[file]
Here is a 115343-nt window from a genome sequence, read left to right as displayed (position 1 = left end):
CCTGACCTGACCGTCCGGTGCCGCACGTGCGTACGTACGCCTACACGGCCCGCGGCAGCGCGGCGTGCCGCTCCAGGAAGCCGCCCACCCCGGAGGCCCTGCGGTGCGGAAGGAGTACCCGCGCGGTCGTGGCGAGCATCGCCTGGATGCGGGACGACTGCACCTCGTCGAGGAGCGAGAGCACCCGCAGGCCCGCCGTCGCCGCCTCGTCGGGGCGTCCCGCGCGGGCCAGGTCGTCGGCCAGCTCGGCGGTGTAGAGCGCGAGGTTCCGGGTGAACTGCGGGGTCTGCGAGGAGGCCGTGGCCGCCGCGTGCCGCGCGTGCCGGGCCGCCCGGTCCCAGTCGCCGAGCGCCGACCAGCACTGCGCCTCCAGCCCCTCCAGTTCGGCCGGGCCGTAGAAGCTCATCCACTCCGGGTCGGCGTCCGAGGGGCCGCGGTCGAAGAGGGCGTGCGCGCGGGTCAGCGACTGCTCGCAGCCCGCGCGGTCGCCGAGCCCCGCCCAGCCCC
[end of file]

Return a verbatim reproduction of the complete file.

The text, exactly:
Here is a 115343-nt window from a genome sequence, read left to right as displayed (position 1 = left end):
CCTGACCTGACCGTCCGGTGCCGCACGTGCGTACGTACGCCTACACGGCCCGCGGCAGCGCGGCGTGCCGCTCCAGGAAGCCGCCCACCCCGGAGGCCCTGCGGTGCGGAAGGAGTACCCGCGCGGTCGTGGCGAGCATCGCCTGGATGCGGGACGACTGCACCTCGTCGAGGAGCGAGAGCACCCGCAGGCCCGCCGTCGCCGCCTCGTCGGGGCGTCCCGCGCGGGCCAGGTCGTCGGCCAGCTCGGCGGTGTAGAGCGCGAGGTTCCGGGTGAACTGCGGGGTCTGCGAGGAGGCCGTGGCCGCCGCGTGCCGCGCGTGCCGGGCCGCCCGGTCCCAGTCGCCGAGCGCCGACCAGCACTGCGCCTCCAGCCCCTCCAGTTCGGCCGGGCCGTAGAAGCTCATCCACTCCGGGTCGGCGTCCGAGGGGCCGCGGTCGAAGAGGGCGTGCGCGCGGGTCAGCGACTGCTCGCAGCCCGCGCGGTCGCCGAGCCCCGCCCAGCCCC